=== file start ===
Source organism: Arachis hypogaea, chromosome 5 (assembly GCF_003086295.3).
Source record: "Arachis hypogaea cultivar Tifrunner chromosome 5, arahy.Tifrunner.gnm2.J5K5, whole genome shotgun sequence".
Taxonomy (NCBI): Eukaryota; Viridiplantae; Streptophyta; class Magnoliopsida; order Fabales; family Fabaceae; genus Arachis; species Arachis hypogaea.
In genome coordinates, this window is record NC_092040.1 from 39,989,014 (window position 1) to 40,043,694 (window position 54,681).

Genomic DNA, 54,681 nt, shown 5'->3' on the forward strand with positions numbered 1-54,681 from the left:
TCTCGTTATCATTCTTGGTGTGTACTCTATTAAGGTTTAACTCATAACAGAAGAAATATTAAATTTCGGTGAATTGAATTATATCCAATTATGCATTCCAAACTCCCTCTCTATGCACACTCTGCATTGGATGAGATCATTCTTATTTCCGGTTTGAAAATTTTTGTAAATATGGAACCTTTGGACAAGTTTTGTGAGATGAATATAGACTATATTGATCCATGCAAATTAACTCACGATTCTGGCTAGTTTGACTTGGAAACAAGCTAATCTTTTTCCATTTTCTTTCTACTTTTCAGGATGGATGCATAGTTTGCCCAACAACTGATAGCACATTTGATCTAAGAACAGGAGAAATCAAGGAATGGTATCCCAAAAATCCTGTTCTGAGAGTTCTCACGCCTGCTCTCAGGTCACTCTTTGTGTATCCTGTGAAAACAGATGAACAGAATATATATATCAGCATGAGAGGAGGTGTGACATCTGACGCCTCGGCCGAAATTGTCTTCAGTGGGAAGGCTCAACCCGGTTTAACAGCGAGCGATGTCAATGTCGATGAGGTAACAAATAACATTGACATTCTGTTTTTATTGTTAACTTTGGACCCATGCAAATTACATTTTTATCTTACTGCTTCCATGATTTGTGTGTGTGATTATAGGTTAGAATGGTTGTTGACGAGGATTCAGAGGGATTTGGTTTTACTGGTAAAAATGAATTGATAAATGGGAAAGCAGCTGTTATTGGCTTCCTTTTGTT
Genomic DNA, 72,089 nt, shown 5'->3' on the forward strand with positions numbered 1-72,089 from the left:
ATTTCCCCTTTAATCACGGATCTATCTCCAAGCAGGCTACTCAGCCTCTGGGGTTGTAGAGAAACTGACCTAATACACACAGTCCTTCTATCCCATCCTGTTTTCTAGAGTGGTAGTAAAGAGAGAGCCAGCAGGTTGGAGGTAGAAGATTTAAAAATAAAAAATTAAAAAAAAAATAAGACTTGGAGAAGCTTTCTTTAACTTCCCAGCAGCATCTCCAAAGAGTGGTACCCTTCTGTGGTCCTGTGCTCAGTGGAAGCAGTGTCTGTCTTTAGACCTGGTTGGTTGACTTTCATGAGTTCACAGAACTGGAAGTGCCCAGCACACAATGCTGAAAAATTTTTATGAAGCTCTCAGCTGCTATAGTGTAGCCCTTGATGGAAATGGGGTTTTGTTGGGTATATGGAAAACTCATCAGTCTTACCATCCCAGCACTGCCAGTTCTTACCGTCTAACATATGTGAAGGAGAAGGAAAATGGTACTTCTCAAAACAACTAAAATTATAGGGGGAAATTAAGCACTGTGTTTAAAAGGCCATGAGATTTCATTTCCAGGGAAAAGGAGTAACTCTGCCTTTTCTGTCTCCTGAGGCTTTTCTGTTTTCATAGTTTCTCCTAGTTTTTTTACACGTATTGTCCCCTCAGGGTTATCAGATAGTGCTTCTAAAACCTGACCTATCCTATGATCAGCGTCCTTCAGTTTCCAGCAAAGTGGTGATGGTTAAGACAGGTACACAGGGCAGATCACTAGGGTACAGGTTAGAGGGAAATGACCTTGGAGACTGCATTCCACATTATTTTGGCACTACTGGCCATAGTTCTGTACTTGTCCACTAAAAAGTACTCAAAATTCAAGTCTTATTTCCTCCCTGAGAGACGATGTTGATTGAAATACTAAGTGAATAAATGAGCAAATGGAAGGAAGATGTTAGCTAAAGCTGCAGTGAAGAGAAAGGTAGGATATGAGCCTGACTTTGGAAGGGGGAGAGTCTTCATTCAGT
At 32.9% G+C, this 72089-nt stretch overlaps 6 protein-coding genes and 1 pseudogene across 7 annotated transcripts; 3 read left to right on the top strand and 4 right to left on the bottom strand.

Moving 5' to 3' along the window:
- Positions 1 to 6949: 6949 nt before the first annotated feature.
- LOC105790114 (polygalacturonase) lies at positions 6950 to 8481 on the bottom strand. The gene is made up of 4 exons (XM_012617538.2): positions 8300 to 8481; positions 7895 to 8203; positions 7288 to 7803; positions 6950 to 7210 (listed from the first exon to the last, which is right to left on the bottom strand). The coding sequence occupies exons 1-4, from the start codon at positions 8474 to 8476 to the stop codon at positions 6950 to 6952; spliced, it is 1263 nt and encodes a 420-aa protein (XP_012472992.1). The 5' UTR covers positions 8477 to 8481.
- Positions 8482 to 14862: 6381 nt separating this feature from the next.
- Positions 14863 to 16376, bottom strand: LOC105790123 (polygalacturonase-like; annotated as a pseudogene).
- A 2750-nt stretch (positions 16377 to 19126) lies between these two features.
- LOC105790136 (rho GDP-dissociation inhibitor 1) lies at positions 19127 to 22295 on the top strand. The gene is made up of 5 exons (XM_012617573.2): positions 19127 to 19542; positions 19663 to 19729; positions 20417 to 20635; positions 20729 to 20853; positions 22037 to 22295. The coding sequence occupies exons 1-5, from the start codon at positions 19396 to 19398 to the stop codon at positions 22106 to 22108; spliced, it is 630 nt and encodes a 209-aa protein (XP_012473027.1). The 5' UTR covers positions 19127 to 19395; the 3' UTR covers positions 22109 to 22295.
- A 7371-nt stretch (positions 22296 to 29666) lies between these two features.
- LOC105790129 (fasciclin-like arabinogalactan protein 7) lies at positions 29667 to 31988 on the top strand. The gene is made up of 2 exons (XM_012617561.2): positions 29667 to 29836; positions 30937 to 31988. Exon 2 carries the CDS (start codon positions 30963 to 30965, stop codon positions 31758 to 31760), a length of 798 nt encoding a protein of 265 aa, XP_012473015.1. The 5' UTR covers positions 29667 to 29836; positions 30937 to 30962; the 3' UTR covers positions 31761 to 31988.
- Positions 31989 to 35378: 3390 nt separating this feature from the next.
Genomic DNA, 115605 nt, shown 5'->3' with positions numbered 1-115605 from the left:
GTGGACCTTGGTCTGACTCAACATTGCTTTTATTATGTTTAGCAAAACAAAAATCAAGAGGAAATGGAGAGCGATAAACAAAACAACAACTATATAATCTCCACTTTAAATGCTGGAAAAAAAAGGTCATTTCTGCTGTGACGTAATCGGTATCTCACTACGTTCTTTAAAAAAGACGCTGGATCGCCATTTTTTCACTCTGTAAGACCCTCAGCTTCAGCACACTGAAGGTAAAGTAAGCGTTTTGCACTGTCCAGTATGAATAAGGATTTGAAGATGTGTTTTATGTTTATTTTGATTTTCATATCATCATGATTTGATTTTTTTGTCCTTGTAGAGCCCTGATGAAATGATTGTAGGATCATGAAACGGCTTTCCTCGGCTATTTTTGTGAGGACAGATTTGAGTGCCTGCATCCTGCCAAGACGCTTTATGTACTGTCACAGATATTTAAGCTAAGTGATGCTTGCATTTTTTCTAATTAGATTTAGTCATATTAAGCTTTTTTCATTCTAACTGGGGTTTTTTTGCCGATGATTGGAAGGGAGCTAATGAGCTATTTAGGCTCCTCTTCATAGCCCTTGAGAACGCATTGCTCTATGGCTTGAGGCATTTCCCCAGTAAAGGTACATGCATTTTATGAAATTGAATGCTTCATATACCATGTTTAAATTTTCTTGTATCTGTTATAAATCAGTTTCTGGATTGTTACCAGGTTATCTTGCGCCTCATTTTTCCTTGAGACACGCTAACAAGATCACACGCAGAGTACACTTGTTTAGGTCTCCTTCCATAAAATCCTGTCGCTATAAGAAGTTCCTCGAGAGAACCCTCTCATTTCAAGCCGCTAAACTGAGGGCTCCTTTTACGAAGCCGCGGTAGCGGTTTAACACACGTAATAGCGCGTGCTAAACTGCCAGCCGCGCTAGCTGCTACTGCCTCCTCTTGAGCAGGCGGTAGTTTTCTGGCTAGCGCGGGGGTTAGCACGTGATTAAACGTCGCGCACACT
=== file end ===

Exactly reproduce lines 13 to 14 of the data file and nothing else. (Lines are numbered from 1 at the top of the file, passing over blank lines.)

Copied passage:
- Positions 8482 to 14862: 6381 nt separating this feature from the next.
- Positions 14863 to 16376, bottom strand: LOC105790123 (polygalacturonase-like; annotated as a pseudogene).